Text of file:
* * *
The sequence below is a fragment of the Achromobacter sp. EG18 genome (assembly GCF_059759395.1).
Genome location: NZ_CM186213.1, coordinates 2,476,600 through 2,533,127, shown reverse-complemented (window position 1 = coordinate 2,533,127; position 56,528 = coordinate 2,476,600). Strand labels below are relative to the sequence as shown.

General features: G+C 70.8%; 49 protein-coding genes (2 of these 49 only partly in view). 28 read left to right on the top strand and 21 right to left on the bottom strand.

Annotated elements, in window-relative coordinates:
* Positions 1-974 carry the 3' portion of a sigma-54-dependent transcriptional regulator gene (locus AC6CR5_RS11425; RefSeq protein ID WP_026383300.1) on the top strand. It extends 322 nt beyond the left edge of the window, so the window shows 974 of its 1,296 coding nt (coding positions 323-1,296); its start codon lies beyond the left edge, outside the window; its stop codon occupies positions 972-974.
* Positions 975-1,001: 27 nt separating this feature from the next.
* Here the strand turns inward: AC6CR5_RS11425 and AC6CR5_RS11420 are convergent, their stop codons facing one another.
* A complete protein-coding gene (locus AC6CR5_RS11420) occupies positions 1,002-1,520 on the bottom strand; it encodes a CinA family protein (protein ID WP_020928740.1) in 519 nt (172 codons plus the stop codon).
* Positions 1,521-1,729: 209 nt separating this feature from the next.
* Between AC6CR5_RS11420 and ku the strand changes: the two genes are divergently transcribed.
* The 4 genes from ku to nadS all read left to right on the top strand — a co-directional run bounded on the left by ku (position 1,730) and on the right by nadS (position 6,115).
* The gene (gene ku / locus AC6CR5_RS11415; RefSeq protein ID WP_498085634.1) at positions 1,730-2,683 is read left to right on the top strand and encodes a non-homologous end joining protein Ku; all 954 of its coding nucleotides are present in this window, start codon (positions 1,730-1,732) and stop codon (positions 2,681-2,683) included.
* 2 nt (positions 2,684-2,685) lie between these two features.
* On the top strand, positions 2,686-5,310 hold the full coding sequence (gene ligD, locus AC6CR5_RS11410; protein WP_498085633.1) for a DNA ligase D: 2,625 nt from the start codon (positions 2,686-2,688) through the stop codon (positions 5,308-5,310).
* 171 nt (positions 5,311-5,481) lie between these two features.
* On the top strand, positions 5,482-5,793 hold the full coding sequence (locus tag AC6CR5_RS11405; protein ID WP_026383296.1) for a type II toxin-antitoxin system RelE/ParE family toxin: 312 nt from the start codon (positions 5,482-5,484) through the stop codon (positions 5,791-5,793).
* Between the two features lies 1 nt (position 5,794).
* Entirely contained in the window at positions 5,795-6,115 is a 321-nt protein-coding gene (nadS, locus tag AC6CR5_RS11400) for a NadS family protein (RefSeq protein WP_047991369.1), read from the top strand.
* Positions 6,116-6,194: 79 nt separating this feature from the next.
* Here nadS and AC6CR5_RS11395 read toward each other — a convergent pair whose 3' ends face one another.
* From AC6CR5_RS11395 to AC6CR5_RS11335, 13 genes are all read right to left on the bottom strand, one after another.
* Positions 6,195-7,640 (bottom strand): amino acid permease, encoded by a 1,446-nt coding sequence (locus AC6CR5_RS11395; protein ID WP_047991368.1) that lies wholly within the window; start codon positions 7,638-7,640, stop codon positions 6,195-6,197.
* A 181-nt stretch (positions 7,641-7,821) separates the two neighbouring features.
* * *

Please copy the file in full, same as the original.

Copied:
The sequence below is a fragment of the Achromobacter sp. EG18 genome (assembly GCF_059759395.1).
Genome location: NZ_CM186213.1, coordinates 2,476,600 through 2,533,127, shown reverse-complemented (window position 1 = coordinate 2,533,127; position 56,528 = coordinate 2,476,600). Strand labels below are relative to the sequence as shown.

General features: G+C 70.8%; 49 protein-coding genes (2 of these 49 only partly in view). 28 read left to right on the top strand and 21 right to left on the bottom strand.

Annotated elements, in window-relative coordinates:
* Positions 1-974 carry the 3' portion of a sigma-54-dependent transcriptional regulator gene (locus AC6CR5_RS11425; RefSeq protein ID WP_026383300.1) on the top strand. It extends 322 nt beyond the left edge of the window, so the window shows 974 of its 1,296 coding nt (coding positions 323-1,296); its start codon lies beyond the left edge, outside the window; its stop codon occupies positions 972-974.
* Positions 975-1,001: 27 nt separating this feature from the next.
* Here the strand turns inward: AC6CR5_RS11425 and AC6CR5_RS11420 are convergent, their stop codons facing one another.
* A complete protein-coding gene (locus AC6CR5_RS11420) occupies positions 1,002-1,520 on the bottom strand; it encodes a CinA family protein (protein ID WP_020928740.1) in 519 nt (172 codons plus the stop codon).
* Positions 1,521-1,729: 209 nt separating this feature from the next.
* Between AC6CR5_RS11420 and ku the strand changes: the two genes are divergently transcribed.
* The 4 genes from ku to nadS all read left to right on the top strand — a co-directional run bounded on the left by ku (position 1,730) and on the right by nadS (position 6,115).
* The gene (gene ku / locus AC6CR5_RS11415; RefSeq protein ID WP_498085634.1) at positions 1,730-2,683 is read left to right on the top strand and encodes a non-homologous end joining protein Ku; all 954 of its coding nucleotides are present in this window, start codon (positions 1,730-1,732) and stop codon (positions 2,681-2,683) included.
* 2 nt (positions 2,684-2,685) lie between these two features.
* On the top strand, positions 2,686-5,310 hold the full coding sequence (gene ligD, locus AC6CR5_RS11410; protein WP_498085633.1) for a DNA ligase D: 2,625 nt from the start codon (positions 2,686-2,688) through the stop codon (positions 5,308-5,310).
* 171 nt (positions 5,311-5,481) lie between these two features.
* On the top strand, positions 5,482-5,793 hold the full coding sequence (locus tag AC6CR5_RS11405; protein ID WP_026383296.1) for a type II toxin-antitoxin system RelE/ParE family toxin: 312 nt from the start codon (positions 5,482-5,484) through the stop codon (positions 5,791-5,793).
* Between the two features lies 1 nt (position 5,794).
* Entirely contained in the window at positions 5,795-6,115 is a 321-nt protein-coding gene (nadS, locus tag AC6CR5_RS11400) for a NadS family protein (RefSeq protein WP_047991369.1), read from the top strand.
* Positions 6,116-6,194: 79 nt separating this feature from the next.
* Here nadS and AC6CR5_RS11395 read toward each other — a convergent pair whose 3' ends face one another.
* From AC6CR5_RS11395 to AC6CR5_RS11335, 13 genes are all read right to left on the bottom strand, one after another.
* Positions 6,195-7,640 (bottom strand): amino acid permease, encoded by a 1,446-nt coding sequence (locus AC6CR5_RS11395; protein ID WP_047991368.1) that lies wholly within the window; start codon positions 7,638-7,640, stop codon positions 6,195-6,197.
* A 181-nt stretch (positions 7,641-7,821) separates the two neighbouring features.